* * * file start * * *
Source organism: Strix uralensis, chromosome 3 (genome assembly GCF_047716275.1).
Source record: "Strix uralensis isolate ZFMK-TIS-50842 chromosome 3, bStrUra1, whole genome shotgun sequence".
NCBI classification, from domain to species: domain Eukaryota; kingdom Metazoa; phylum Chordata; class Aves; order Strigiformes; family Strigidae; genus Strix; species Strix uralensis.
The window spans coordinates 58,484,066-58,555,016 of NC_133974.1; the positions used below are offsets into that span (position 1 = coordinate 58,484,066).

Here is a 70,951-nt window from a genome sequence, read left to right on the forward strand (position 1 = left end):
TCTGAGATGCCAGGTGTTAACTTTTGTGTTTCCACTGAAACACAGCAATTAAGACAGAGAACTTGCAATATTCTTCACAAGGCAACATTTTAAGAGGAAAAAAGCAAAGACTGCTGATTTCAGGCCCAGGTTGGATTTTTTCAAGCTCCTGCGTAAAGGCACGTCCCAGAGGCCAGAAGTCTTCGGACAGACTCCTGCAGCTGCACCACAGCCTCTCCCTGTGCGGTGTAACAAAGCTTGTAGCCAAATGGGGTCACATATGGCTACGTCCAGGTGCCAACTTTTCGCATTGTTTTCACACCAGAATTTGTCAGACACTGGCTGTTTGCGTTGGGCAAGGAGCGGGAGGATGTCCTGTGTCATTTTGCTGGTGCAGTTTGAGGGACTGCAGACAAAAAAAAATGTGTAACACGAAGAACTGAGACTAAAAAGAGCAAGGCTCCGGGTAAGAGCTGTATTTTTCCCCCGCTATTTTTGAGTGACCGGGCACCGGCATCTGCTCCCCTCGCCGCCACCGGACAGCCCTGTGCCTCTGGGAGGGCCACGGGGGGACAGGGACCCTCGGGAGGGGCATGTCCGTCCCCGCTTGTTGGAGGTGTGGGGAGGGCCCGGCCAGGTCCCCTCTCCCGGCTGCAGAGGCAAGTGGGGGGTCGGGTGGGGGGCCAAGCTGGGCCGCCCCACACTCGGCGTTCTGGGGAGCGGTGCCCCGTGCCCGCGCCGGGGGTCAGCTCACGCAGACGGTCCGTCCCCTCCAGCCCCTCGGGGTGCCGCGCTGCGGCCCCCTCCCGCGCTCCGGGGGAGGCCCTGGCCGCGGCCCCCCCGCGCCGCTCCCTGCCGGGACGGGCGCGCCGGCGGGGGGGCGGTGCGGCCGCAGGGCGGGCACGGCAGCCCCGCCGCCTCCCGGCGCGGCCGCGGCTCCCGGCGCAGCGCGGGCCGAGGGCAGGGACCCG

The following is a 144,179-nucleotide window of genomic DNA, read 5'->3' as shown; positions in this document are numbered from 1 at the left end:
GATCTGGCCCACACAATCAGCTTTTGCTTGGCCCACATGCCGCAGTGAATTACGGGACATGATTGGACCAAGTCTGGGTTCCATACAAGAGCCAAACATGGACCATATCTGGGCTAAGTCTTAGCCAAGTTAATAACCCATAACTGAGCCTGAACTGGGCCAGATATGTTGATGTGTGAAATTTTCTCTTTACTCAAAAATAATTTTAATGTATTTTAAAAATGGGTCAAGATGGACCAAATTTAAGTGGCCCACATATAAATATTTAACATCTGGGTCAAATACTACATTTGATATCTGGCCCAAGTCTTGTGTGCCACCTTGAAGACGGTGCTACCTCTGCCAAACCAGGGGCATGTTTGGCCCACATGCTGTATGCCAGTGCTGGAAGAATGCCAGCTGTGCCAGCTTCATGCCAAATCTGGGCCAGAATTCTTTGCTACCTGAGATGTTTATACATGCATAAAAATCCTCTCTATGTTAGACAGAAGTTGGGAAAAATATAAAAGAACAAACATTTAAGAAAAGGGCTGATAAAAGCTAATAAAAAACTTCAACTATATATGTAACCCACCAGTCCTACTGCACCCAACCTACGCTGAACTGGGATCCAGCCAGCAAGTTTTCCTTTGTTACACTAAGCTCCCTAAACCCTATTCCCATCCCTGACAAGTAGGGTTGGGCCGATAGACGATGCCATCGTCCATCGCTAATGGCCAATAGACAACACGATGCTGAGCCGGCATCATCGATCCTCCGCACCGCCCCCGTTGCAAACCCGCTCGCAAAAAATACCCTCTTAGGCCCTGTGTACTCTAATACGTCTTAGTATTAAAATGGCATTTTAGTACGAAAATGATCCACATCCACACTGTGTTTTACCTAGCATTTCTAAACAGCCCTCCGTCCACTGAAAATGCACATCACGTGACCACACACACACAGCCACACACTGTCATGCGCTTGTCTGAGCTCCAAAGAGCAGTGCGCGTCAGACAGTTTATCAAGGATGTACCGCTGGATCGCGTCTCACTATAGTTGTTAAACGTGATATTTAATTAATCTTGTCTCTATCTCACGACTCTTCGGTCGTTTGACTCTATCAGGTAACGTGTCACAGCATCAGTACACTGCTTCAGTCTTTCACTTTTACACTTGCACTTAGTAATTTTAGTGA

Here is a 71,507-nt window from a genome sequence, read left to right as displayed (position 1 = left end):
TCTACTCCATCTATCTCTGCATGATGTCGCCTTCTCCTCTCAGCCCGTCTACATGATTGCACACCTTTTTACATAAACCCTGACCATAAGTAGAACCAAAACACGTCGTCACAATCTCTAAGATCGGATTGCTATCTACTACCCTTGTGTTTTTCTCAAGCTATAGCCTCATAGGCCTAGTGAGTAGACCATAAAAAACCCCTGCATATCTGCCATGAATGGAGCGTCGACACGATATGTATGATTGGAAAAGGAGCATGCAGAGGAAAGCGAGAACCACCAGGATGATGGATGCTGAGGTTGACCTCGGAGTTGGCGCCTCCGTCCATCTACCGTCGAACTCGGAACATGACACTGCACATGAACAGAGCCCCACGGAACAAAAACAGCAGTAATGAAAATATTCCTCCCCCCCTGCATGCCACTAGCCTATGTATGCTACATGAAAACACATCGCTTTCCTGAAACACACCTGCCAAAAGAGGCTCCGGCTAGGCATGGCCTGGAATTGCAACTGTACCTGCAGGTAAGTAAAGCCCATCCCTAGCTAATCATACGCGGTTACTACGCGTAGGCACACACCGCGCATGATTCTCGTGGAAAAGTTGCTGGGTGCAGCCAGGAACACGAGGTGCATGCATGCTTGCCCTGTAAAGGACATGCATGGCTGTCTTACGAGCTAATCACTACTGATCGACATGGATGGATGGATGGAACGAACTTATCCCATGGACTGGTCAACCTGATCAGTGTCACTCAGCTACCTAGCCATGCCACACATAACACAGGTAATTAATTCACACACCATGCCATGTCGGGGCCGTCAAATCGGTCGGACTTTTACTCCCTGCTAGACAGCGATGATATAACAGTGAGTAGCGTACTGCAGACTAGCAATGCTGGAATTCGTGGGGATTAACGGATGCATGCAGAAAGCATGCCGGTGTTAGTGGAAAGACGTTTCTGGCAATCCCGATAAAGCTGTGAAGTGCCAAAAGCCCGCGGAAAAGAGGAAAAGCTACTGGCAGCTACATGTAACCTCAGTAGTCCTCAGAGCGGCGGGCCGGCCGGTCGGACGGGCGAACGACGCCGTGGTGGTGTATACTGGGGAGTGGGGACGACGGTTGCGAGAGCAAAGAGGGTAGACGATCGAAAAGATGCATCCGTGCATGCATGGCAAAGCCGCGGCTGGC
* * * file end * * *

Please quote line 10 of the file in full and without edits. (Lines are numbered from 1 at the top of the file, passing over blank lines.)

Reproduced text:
TCTACTCCATCTATCTCTGCATGATGTCGCCTTCTCCTCTCAGCCCGTCTACATGATTGCACACCTTTTTACATAAACCCTGACCATAAGTAGAACCAAAACACGTCGTCACAATCTCTAAGATCGGATTGCTATCTACTACCCTTGTGTTTTTCTCAAGCTATAGCCTCATAGGCCTAGTGAGTAGACCATAAAAAACCCCTGCATATCTGCCATGAATGGAGCGTCGACACGATATGTATGATTGGAAAAGGAGCATGCAGAGGAAAGCGAGAACCACCAGGATGATGGATGCTGAGGTTGACCTCGGAGTTGGCGCCTCCGTCCATCTACCGTCGAACTCGGAACATGACACTGCACATGAACAGAGCCCCACGGAACAAAAACAGCAGTAATGAAAATATTCCTCCCCCCCTGCATGCCACTAGCCTATGTATGCTACATGAAAACACATCGCTTTCCTGAAACACACCTGCCAAAAGAGGCTCCGGCTAGGCATGGCCTGGAATTGCAACTGTACCTGCAGGTAAGTAAAGCCCATCCCTAGCTAATCATACGCGGTTACTACGCGTAGGCACACACCGCGCATGATTCTCGTGGAAAAGTTGCTGGGTGCAGCCAGGAACACGAGGTGCATGCATGCTTGCCCTGTAAAGGACATGCATGGCTGTCTTACGAGCTAATCACTACTGATCGACATGGATGGATGGATGGAACGAACTTATCCCATGGACTGGTCAACCTGATCAGTGTCACTCAGCTACCTAGCCATGCCACACATAACACAGGTAATTAATTCACACACCATGCCATGTCGGGGCCGTCAAATCGGTCGGACTTTTACTCCCTGCTAGACAGCGATGATATAACAGTGAGTAGCGTACTGCAGACTAGCAATGCTGGAATTCGTGGGGATTAACGGATGCATGCAGAAAGCATGCCGGTGTTAGTGGAAAGACGTTTCTGGCAATCCCGATAAAGCTGTGAAGTGCCAAAAGCCCGCGGAAAAGAGGAAAAGCTACTGGCAGCTACATGTAACCTCAGTAGTCCTCAGAGCGGCGGGCCGGCCGGTCGGACGGGCGAACGACGCCGTGGTGGTGTATACTGGGGAGTGGGGACGACGGTTGCGAGAGCAAAGAGGGTAGACGATCGAAAAGATGCATCCGTGCATGCATGGCAAAGCCGCGGCTGGC